Dance performances

WT Dancers Look Inside For Inspiration For “Falling into Dance” Performances

CANYON – Dances inspired by family, injustice and the rhythm of life come together for a virtual dance concert by students from West Texas A&M University.

The annual “Falling into Dance” performance airs at 7:30 p.m. on November 20 and 21. Tickets are $10 for the general public and free for WT faculty, staff, and students; buyers will receive a link to watch the pre-recorded performances.

The dance concert will feature three solo pieces choreographed and performed by senior dance majors as part of their baseline requirement – Raeann Davis from Rockwall, Kelly Mundell from Gunnison, Colorado, and L’oreal Sylvester from Humble. The concert will also feature two ensemble pieces choreographed by former WT Mariah Rome, a May 2020 graduate of Hugoton, Kan.

The virtual concert was necessitated by the ongoing pandemic and COVID-19 safety precautions, which also impacted how students rehearsed for the show, said dance director Crystal Bertrand. from WT.

“It was a challenge, but the students really persevered through all these new ways of learning,” Bertrand said.

Rome’s ensemble pieces include solos, duets and trios – all performed at least 6 feet apart.

The first – titled “406 W. 57th St., New York, New York, 10019, Apt. 23-B”, or “App. 23-B” for short – is Rome’s extrapolation of the various lives lived in a New York apartment, featuring the stories of a single mother and daughter, a struggling businessman and of a divorced couple, among others.

The second, “Aligned”, is inspired by the seven chakras, or focal points, used in meditation practices, including yoga.

“A dancer represents each chakra, which really allowed them to come into character with specific intentions,” Rome said.

Both pieces were filmed by videographer Amarillo Schae Burley on location at the new Paul Engler College of Agriculture and Natural Sciences complex.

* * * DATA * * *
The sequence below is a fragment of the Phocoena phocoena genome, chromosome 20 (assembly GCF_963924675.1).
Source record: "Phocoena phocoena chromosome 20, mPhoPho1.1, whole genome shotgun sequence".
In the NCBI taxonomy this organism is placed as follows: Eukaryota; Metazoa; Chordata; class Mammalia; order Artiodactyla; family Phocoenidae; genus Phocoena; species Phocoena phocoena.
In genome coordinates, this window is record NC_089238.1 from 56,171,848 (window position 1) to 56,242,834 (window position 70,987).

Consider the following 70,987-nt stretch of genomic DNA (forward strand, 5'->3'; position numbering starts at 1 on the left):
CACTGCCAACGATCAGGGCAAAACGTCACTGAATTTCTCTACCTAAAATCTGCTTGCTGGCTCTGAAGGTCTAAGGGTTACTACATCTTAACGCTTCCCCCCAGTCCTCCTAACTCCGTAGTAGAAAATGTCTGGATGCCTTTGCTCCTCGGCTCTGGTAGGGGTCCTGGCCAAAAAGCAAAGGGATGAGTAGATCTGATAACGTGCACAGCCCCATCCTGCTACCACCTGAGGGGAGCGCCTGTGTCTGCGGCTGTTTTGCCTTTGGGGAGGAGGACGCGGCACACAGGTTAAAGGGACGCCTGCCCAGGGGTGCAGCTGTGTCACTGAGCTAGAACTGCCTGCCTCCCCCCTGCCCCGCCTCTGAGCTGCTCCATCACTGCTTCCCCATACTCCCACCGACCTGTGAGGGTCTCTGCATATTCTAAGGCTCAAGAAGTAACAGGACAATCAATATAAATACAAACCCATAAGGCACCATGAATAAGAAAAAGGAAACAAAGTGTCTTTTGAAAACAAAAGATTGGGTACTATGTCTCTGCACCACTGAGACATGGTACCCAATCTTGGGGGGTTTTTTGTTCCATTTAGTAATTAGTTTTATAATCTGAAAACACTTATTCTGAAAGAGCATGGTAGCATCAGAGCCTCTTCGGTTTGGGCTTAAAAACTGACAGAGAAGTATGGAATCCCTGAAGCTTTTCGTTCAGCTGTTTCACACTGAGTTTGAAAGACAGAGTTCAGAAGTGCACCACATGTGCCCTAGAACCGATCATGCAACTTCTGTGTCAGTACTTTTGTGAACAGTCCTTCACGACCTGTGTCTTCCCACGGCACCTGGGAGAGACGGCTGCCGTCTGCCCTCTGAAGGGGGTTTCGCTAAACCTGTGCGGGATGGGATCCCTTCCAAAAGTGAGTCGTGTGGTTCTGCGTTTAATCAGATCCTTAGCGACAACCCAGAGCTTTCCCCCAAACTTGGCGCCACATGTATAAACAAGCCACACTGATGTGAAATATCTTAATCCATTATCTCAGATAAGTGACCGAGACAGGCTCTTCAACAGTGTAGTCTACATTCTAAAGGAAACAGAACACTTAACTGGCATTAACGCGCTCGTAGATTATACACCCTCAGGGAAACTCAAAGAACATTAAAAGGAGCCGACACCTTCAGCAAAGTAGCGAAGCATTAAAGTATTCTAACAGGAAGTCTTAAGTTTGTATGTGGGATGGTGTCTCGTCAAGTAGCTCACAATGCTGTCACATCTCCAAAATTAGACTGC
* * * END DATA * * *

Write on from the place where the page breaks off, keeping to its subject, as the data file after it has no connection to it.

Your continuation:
The three solo plays were filmed by WT Broadcasting student Jordan Unfred at the Happy State Bank Studio Theater at the Sybil B. Harrington Fine Arts Complex.

Davis’ piece, “Resonate,” is a solo tap number “playing with beats that you find throughout life — through the music that I feel in my heart,” Davis said.

She was inspired by a common refrain from her first dance teacher, Rockwall’s Sherri Fozkos: “No matter what happens, go back and find your rhythm.”

Mundell’s piece, “Something Human”, is based on Michael Jackson’s song “Will You Be There” and was inspired by his father’s love of 80s music.

“I can’t stop grooving when I hear this song, and it makes me happy to be able to dance,” Mundell said. “This piece is for my family and expresses the fact of being able to dance in a world where some people would be grateful to have half of it.”

Sylvester’s work finds inspiration in more serious subjects: the life and death of Kalief Browder, a young African-American man who was wrongfully arrested and spent three years behind bars on Rikers Island. His family was not allowed to post bail for him, and after his eventual release he suffered from mental health issues and ultimately committed suicide. He was featured in director Ava DuVernay’s Oscar-nominated documentary “13th,” and his death inspired changes at Rikers, including a ban on solitary confinement for youth in the system.

“His story, the injustice of it all, resonated with me a lot,” Sylvester said. “That’s why I use a lot of resistance in my movements – because he was fighting so hard.”

Box office hours are 1:30 p.m. to 4:30 p.m. Monday through Friday. For tickets, call 806-651-2804 or email [email protected]